Mets retire Dwight Gooden’s No. 16, provide long-awaited closure for franchise legend

Dwight Gooden Mets jersey retirement
Dwight Gooden during his jersey retirement ceremony (Lloyd Mitchell/AMNY)

QUEENS, N.Y. — Dwight Gooden’s road to Sunday’s ceremony at Citi Field to retire his No. 16 jersey has been anything but easily traveled. But the New York Mets icon’s path to recovery both physically and emotionally has been predicated on self-forgiveness.

Now 59 years old, Gooden once electrified the majors as a 19-year-old when he won the 1984 Rookie of the Year and as a 20-year-old in 1985, winning the pitching Triple Crown and Cy Young Award with a 24-4 record, 1.53 ERA, and 268 strikeouts. The following year, he anchored a club that won a World Series title. But a career on a Hall-of-Fame trajectory derailed by substance abuse issues, which was something that plagued him long after his playing days were over.

“I forgive myself for that,” Gooden began. “That’s a thing I struggled with for a long time because that’s something that happened that you can’t re-do… It kept me sick for a long time but I had to get to a place where I could forgive myself and move on from that. I have done that.

“I just think about where I’m at today, being healthy mentally and physically, and having my friends and family here to celebrate with me.”

Dwight Gooden jersey retirement
Dwight Gooden’s No. 16 after being unveiled on Sunday afternoon at Citi Field. (Lloyd Mitchell/AMNY)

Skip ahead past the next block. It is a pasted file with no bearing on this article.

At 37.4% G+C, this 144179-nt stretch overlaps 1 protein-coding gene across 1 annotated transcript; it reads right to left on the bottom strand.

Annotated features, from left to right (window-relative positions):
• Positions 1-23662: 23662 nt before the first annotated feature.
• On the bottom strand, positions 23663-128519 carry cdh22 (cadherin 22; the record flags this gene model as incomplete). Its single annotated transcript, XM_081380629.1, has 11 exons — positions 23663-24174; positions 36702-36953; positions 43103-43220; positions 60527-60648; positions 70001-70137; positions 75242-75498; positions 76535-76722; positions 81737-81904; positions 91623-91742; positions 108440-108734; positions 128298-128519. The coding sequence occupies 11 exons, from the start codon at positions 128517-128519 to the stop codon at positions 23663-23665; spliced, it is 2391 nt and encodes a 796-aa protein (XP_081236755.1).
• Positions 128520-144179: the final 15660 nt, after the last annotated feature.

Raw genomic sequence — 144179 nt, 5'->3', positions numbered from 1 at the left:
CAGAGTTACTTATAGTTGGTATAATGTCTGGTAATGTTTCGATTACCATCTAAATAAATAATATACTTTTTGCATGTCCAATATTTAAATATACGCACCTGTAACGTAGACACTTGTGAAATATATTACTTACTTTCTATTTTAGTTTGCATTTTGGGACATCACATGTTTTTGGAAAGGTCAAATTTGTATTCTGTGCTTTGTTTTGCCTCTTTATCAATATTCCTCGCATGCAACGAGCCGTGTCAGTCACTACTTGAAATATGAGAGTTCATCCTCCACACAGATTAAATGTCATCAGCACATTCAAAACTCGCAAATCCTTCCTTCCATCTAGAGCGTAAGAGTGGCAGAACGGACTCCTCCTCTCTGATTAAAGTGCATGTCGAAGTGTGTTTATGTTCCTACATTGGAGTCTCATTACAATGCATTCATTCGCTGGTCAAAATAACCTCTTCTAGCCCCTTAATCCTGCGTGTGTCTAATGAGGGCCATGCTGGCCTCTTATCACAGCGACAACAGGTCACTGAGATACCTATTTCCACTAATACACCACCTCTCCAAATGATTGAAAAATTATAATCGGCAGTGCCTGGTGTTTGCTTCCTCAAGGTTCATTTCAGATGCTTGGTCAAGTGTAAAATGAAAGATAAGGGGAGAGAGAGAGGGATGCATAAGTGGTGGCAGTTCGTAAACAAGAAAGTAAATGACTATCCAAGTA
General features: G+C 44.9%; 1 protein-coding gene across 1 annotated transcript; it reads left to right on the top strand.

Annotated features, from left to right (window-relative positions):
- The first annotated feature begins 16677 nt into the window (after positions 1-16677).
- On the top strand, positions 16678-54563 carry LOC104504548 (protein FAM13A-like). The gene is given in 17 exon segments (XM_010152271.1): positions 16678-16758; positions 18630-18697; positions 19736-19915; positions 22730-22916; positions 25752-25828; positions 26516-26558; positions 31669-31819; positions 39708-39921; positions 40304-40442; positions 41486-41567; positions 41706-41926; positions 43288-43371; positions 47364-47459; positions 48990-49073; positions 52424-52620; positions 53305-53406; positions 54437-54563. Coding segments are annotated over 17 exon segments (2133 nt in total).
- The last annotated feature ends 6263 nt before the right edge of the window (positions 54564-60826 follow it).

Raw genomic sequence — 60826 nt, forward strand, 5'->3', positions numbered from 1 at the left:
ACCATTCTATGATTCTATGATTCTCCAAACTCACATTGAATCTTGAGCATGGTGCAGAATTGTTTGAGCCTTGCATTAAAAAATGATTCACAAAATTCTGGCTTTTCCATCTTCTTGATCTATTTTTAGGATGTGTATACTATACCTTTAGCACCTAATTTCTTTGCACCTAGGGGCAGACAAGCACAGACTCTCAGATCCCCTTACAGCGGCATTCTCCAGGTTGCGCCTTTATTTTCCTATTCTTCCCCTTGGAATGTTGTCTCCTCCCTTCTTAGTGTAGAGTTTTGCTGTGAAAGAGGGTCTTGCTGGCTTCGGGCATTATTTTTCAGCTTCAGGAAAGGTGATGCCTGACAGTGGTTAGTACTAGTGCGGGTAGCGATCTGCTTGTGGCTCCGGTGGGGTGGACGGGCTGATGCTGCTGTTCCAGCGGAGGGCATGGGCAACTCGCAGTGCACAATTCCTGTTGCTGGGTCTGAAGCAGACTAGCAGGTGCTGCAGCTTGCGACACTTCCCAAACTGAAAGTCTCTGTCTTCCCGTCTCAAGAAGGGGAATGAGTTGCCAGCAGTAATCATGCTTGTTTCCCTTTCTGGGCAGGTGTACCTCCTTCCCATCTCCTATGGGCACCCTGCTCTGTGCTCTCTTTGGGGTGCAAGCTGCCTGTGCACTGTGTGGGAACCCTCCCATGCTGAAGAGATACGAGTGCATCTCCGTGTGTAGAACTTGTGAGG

That is what Sunday’s festivities were all about. This was not Gooden simply becoming just the seventh player in Mets history to have his number retired. It was a chance to celebrate his 11-year career in Queens and a chance for him to thank a fan base that stuck with him throughout his struggles, which was something he never thought would happen after he was released by the team in 1994 — and called them about a reunion unsuccessfully in 1997, 1999, and 2000.

“I never thought I’d get the opportunity to thank them since 1994,” Gooden said. “Just to make it right because you don’t want it to end the way it ended. I understand the business type and the Mets had to cut ties, it was nothing personal, but I always looked back and just wanted to let them know how I felt about them and how much I appreciated them, and what they meant to me.

“The things I did on the field, I thought I always had a chance but unfortunately, the struggles I had off the field probably diminished that and I thought it probably wouldn’t happen.”

Photo: Lloyd Mitchell/AMNY

Flanked by old teammates, including Darryl Strawberry, Howard Johnson, Mookie Wilson, Keith Hernandez, and Sandra Carter — the wife of the late Gary Carter — Gooden’s complicated past was seemingly reconciled in just a few minutes. 

He held back tears when he spoke of his parents’ support, he beamed when he spoke of his sobriety, which has held strong for the better part of the last half-decade, and regaled in stories of the days when he was king of New York. Those stories were not always the easiest to bring up for the man who can now fully live up to one of his old monikers, “The Good Doctor.”

“I had to take a step back and look at my expectations and say, ‘Well, I gotta be thankful for the things that I did accomplish and not worry about the things that didn’t happen,'” Gooden said. “Not to blow smoke, but I won just about every award a man could win. I won the World Series with both New York teams. Now I get my number retired… I have nothing to be ashamed of in my career. This is a celebration and I’m very proud of what I accomplished.”

For more on Dwight Gooden and the Mets, visit AMNY.com

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